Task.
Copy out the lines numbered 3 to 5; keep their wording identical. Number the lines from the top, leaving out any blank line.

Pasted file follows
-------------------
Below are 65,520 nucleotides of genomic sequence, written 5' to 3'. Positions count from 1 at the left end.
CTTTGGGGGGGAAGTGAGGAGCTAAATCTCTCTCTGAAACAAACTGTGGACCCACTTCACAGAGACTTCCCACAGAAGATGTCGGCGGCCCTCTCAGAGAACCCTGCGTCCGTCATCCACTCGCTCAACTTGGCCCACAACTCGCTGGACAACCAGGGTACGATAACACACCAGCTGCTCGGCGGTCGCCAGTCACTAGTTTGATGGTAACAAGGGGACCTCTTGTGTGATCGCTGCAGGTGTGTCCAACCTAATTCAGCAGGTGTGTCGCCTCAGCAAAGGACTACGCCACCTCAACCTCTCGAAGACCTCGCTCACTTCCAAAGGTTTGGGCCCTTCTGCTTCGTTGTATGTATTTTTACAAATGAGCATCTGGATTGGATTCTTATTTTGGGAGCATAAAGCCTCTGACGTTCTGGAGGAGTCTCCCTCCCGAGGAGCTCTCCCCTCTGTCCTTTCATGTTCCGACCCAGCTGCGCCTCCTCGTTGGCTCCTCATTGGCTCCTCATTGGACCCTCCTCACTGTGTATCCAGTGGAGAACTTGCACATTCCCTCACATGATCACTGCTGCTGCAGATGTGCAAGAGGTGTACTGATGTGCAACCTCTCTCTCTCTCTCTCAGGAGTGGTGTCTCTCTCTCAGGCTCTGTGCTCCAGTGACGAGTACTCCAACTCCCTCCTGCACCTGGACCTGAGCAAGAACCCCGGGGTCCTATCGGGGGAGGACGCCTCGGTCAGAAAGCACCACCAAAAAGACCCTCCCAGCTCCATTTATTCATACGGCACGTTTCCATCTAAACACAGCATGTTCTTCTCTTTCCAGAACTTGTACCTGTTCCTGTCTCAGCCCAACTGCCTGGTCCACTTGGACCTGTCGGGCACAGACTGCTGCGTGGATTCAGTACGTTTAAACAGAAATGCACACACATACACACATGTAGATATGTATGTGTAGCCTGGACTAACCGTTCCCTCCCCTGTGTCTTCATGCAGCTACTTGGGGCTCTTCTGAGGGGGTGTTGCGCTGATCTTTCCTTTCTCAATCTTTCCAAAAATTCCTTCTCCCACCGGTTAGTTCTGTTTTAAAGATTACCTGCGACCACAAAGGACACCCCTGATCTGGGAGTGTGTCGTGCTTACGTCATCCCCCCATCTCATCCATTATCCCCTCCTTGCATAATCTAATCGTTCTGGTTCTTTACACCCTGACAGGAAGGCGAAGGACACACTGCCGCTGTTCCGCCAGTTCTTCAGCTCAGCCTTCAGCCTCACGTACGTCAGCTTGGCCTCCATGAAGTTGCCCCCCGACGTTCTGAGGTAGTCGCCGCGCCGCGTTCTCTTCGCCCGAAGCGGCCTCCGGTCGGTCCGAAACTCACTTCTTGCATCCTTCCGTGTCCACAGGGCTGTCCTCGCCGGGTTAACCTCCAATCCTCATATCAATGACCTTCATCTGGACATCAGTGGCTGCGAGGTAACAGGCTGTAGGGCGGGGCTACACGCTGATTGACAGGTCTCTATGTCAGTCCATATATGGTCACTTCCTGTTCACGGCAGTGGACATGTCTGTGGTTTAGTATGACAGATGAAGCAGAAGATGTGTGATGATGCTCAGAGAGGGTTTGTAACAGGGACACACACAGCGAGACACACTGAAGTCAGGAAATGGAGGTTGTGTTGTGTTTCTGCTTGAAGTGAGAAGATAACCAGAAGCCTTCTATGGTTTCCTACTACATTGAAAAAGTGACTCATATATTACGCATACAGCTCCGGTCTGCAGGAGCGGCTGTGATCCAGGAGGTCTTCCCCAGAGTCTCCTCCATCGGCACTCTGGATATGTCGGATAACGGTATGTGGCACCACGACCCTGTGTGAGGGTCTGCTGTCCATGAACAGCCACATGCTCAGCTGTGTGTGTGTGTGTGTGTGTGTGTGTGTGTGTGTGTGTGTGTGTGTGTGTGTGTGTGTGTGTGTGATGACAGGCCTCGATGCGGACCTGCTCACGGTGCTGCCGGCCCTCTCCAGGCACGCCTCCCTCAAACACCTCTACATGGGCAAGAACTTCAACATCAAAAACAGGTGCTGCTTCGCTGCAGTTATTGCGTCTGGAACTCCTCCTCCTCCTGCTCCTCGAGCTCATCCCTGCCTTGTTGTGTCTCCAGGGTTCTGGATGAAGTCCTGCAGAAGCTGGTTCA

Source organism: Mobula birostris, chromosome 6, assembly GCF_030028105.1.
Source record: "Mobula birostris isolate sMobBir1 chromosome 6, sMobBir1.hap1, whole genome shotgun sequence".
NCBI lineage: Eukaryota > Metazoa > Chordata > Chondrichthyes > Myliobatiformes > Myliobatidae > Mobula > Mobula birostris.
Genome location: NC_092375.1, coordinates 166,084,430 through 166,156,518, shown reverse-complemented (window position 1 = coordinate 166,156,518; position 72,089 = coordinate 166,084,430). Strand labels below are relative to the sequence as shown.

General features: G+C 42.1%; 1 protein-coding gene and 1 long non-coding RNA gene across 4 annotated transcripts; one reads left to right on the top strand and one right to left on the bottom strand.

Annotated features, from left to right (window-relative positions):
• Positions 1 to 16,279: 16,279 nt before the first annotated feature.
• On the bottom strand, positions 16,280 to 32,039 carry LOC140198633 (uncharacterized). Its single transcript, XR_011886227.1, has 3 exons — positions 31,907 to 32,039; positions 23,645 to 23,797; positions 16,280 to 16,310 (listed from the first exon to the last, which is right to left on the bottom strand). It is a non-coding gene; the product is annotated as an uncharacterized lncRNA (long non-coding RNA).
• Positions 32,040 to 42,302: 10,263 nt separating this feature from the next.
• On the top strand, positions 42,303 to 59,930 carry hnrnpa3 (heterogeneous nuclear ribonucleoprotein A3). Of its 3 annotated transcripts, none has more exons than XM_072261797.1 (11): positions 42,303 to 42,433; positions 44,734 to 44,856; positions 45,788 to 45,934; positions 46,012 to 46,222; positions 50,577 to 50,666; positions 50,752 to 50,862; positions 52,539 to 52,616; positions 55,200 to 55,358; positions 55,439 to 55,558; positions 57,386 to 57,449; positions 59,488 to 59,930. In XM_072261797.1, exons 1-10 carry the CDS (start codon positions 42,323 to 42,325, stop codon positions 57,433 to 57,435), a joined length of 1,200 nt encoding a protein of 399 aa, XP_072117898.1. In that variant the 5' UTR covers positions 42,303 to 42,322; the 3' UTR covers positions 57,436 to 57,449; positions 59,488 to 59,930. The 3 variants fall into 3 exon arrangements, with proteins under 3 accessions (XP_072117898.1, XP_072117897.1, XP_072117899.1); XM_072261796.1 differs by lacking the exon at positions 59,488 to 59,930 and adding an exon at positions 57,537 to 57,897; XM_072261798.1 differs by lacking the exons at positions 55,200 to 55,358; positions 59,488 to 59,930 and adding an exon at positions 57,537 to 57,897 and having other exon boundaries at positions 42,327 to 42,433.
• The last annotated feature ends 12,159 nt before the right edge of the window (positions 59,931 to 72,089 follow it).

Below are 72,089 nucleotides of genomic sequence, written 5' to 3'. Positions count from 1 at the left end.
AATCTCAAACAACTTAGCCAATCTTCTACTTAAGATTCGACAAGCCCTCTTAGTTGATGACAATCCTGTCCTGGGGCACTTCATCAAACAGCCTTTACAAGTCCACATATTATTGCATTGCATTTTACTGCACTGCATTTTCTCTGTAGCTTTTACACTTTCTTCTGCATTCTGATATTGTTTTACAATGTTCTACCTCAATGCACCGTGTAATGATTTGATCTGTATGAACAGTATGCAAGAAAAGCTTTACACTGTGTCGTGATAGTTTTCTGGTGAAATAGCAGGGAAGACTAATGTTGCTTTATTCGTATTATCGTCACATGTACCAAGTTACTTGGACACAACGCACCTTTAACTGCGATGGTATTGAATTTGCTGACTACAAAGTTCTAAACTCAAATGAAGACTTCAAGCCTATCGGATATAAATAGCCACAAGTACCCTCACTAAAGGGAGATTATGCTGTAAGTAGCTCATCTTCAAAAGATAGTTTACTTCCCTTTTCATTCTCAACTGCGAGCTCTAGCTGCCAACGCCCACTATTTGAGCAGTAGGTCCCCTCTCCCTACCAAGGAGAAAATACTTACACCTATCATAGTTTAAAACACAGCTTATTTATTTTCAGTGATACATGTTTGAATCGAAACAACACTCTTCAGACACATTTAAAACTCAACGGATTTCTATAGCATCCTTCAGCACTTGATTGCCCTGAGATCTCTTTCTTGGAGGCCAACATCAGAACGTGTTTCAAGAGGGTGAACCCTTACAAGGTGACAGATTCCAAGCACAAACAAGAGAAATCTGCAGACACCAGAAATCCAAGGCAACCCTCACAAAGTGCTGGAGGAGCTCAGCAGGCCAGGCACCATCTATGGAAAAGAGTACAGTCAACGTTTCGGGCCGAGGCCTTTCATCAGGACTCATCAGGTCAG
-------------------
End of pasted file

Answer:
Source organism: Mobula birostris, chromosome 6, assembly GCF_030028105.1.
Source record: "Mobula birostris isolate sMobBir1 chromosome 6, sMobBir1.hap1, whole genome shotgun sequence".
NCBI lineage: Eukaryota > Metazoa > Chordata > Chondrichthyes > Myliobatiformes > Myliobatidae > Mobula > Mobula birostris.